I feel that most people have very little faith in the human race — definitely less than I do. Maybe it’s because I grew up in a large urban city, one that is particularly known for not being the most accommodating and trusting. I have to admit that I myself tend to approach new people with an air of caution, but I would like to think that I quickly open up to them once I deem them to be harmless.
Many people, I have noticed, aren’t quite as ready to trust others and for that reason refrain from making meaningful connections. We are under the impression that we are only capable of connecting with a handful of select people.
I don’t exactly see why this is; it is true that keeping the amount of close friends to a minimum most often results in a richer social life, but that does not mean that when we meet a complete stranger we cannot at the very least attempt to connect with them on a non-superficial level.
Walking through the streets of Manhattan you will notice two main types of people: those who keep to themselves and wish to avoid interaction — wishing to remain unseen — and those that are unseen, wishing someone would notice them. It’s amazing how lonely a place a city with so many people can become.
I would like to say that it is not our fault and that our defenses automatically flare up because we sense a potential danger, but it’s not as if we are in danger each and every time that we step onto the sidewalk. Maybe in some neighborhoods it may be better to keep to oneself, but even that isn’t for certain.
Danger can present itself just about anytime and anywhere, living each and every day as if the next person that talks to you necessarily wants to harm you is no way to live. Or maybe we are just afraid that the next time someone begins a conversation with us, they must want something?
Well, people most definitely want something if they decide to talk to us. People tend not to do things unless they have a reason for doing it, mainly: to satisfy a need or want. But what exactly are we afraid that they want from us? Do they want to harm us? Maybe, but it’s not likely. Do they want to ask us something? If they do, then what is the harm?
If you do not like the question they ask, you can always walk away or simply say no. People tend to act as if they wish not to be bothered. What exactly are you doing that is so important that you cannot have a 30 second conversation with a stranger? Your iPod has a pause button. Whatever you believe you are running late for most likely can wait another 60 seconds. Maybe you just do not believe that you can benefit from this sort of interaction?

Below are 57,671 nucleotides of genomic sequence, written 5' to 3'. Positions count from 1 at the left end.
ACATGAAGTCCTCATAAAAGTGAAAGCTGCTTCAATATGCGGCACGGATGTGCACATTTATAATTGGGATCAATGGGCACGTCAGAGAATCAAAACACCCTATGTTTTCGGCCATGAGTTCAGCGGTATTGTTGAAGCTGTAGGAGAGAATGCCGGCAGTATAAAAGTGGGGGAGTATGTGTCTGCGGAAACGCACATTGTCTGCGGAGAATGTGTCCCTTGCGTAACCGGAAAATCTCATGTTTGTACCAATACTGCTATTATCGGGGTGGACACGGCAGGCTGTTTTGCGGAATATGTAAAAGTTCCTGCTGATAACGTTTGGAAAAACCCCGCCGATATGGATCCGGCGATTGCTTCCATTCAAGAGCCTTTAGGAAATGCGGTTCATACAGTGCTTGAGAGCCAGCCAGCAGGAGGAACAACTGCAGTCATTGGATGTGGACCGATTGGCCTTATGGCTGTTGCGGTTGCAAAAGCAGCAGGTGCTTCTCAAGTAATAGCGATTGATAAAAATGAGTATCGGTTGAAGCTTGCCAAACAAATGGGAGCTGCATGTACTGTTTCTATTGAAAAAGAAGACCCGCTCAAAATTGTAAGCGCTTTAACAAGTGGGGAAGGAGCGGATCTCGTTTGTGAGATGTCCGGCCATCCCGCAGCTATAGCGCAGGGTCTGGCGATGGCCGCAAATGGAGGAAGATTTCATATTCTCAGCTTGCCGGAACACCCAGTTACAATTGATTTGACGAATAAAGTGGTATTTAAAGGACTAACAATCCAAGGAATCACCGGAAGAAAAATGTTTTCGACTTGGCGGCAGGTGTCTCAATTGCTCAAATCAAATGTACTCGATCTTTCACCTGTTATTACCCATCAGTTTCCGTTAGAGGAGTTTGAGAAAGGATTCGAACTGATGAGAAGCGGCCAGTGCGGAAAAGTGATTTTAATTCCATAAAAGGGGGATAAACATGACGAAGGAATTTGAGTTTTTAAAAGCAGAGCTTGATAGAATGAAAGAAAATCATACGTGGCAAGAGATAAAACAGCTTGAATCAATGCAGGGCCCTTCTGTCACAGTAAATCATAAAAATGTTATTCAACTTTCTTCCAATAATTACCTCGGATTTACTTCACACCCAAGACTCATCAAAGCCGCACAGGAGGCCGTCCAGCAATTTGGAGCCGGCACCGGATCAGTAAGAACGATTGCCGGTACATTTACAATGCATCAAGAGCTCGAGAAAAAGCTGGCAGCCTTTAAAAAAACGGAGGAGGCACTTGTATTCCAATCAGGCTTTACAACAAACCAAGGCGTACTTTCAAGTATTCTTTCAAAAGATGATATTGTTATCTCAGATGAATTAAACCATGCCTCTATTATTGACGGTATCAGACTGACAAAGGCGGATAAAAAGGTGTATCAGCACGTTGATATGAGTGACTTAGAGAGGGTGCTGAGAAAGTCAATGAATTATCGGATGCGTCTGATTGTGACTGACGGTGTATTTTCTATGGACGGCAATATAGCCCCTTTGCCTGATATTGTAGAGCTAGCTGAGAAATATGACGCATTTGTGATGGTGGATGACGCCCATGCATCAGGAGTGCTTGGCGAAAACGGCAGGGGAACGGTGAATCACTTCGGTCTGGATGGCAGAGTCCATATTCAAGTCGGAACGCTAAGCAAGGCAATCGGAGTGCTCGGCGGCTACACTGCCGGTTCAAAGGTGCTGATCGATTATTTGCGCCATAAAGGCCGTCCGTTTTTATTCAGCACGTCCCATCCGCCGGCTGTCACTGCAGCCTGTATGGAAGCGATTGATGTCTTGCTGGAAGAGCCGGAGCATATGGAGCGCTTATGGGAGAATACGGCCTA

That must be it. You do not want to bother talking to new people because you do not feel that anything that they have to offer is of any use to you. How could you possibly know that unless you talk to them?
If you pass an opportunity to talk to a stranger, you are passing on an opportunity to connect with another human being; you are missing out on the opportunity to acknowledge the existence of another and missing out on your existence being acknowledged by another. It is easy to find yourself feeling lonely from time to time. We all long to connect with another person. Making a meaningful connection has to start somehow — giving people a chance to add to your life is only logical.
This same sort of pattern can be seen when we take a closer look at the way we interact with those that we already have formed some sort of connection with. Most people are afraid to ask for help. There are more than enough examples in each of our lives that we can drag back from memory when needing help, and knowing that we need help, we refused to ask for a helping hand.
This is just another way that we isolate ourselves and attempt to conquer the world single-handedly. What exactly are we trying to conquer? What must we conquer alone that we cannot and would not benefit from conquering with the help of others?
Doing things alone that you could do with the help of others more efficiently and more easily is rather silly; we only do such things in order to feed our egos. Sure, there are some things that each of us has to do on our own — there are battles that we must fight on our lonesome. But life already gives us enough of those moments. There is no reason to add on to our isolation.
We isolate ourselves from the rest of the world and then we complain that we are lonely. Of course you are lonely — you won’t allow yourself to connect with anyone. I often believe human beings are cursed; we essentially live and die alone, yet spend the entirety of our lives trying to make connections — whether it be with other people or with the universe itself.
It’s quite sad really. If you need help, then ask for it. If you do not ask, then you will never receive. Be approachable. Otherwise you could be thwarting those who could help you down the line or possibly even those that could become life-long friends.
Connect with whomever you can — it will make you feel more alive and give you a brighter perspective of the world. Don’t be ashamed to ask for guidance or a favor and don’t say no to a favor if it doesn’t put you in a poor position. Be open to the world and the world will be open to you.
Paul Hudson | Elite.
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